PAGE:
[April 18, 1994] Pearl Jam and the 90’s vs the 80’s
Monday, April 18, 1994
Last night Anita and I went to a Pearl Jam concert. It was great! It was announced Friday at 6:00 and the only way to get tickets (if you weren’t in the fanclub) was through a radio station. Anita called one for 2 ½ hours and actually got through.
Mudhoney opened up for them and they were okay. Then Pearl Jam came on and for the first couple of songs I was real stiff (I almost felt like I didn’t belong there. I mean my favorite band is U2 and Smashing Pumpkins are way down the line at second favorite). Then I loosened up and just got real into it. I danced, screamed, it was wonderful. I hadn’t been to a concert in such a long time (about 4 years) and it was incredible. I want to go to so many more now.
(Also I should mention the fact that there was an extremely high number of cute guys there).
–“Just Say Maybe” (the back of a cool Smashing Pumpkins shirt this really cute guy was wearing at the concert.
Few things encapsulate the 1990’s as much as grunge. I’ll be honest, I had Doc Marten boots and a few plaid shirts, but for the most part, I hated the sloppy, unwashed grunge aesthetic. In terms of decade trends, I felt completely and utterly cheated coming of age in the 90’s after experiencing the 80’s as a child. The 1980’s were full of so many things I adored: the clothes, the movies, the TV shows, the hairstyles, the music… pretty much all of it.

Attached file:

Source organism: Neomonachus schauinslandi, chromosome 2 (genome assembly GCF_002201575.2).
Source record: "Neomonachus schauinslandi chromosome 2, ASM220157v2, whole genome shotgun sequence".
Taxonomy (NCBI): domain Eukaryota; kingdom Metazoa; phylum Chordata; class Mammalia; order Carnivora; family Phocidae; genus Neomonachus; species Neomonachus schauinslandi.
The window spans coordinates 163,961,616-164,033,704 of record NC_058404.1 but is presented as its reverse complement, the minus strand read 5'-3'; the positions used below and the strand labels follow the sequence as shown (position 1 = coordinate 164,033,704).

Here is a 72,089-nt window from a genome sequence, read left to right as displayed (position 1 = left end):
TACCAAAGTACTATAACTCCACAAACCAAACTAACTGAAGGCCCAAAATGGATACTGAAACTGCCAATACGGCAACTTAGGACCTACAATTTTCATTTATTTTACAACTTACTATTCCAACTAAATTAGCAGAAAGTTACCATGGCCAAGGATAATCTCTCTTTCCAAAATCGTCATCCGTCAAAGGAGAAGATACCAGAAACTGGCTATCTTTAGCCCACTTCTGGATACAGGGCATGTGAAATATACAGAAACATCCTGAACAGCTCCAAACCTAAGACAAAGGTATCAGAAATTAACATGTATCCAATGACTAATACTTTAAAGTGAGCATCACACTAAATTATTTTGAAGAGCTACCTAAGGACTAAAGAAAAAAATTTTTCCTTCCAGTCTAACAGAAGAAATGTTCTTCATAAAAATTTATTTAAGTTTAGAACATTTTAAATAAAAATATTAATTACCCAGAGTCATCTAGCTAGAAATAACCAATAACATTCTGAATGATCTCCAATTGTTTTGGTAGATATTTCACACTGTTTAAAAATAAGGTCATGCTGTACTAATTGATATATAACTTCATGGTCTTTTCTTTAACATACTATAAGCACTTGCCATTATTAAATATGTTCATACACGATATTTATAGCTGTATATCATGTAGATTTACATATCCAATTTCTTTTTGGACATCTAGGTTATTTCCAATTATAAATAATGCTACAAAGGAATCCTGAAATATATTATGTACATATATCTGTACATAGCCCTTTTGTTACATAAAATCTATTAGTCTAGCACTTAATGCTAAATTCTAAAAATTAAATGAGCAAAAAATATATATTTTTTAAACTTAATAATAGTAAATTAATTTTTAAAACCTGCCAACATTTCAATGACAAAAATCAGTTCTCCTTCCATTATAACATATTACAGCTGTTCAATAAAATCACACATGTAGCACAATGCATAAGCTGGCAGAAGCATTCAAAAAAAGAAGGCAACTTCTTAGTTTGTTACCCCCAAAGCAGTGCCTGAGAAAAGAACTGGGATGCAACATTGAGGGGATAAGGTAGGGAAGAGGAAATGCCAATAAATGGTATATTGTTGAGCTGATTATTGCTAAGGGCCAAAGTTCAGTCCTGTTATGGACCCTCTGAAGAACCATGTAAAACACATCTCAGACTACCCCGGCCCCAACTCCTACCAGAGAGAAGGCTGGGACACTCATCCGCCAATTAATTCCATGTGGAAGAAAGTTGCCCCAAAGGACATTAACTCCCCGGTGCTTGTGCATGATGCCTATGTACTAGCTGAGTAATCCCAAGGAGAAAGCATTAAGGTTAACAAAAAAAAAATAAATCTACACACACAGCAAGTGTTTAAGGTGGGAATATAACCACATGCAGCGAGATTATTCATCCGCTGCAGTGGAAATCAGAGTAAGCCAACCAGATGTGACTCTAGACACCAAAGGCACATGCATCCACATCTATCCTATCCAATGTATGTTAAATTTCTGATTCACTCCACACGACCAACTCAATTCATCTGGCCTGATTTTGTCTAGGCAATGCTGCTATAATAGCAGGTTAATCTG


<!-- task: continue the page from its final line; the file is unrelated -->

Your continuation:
The grunge that typified the 1990’s didn’t move me as much as the new wave and pop of the 1980’s. Nirvana, Hole, and most of the other bands associated with the scene did nothing for me, as evidenced by my lukewarm response to Mudhoney. There were exceptions music-wise, Pearl Jam being one for a short time (Alice in Chains and Smashing Pumpkins being others). But these bands never felt like a revelation to me, more like a reluctant acceptance, because they were so ubiquitous it was easier to just give in and like them after a while.
While I knew I wasn’t truly part of the scene Pearl Jam represented and didn’t love their music, I did become more of a fan after seeing them live. They sounded infinitely better in concert than they did on their albums, their growling intensity was mesmerizing, and the show reminded me of the power of live music. I don’t listen to Pearl Jam anymore apart from a rare song here and there, but to this day, having attended ~100-200 concerts since that one, I’d still say they are one of the strongest live bands I’ve ever seen.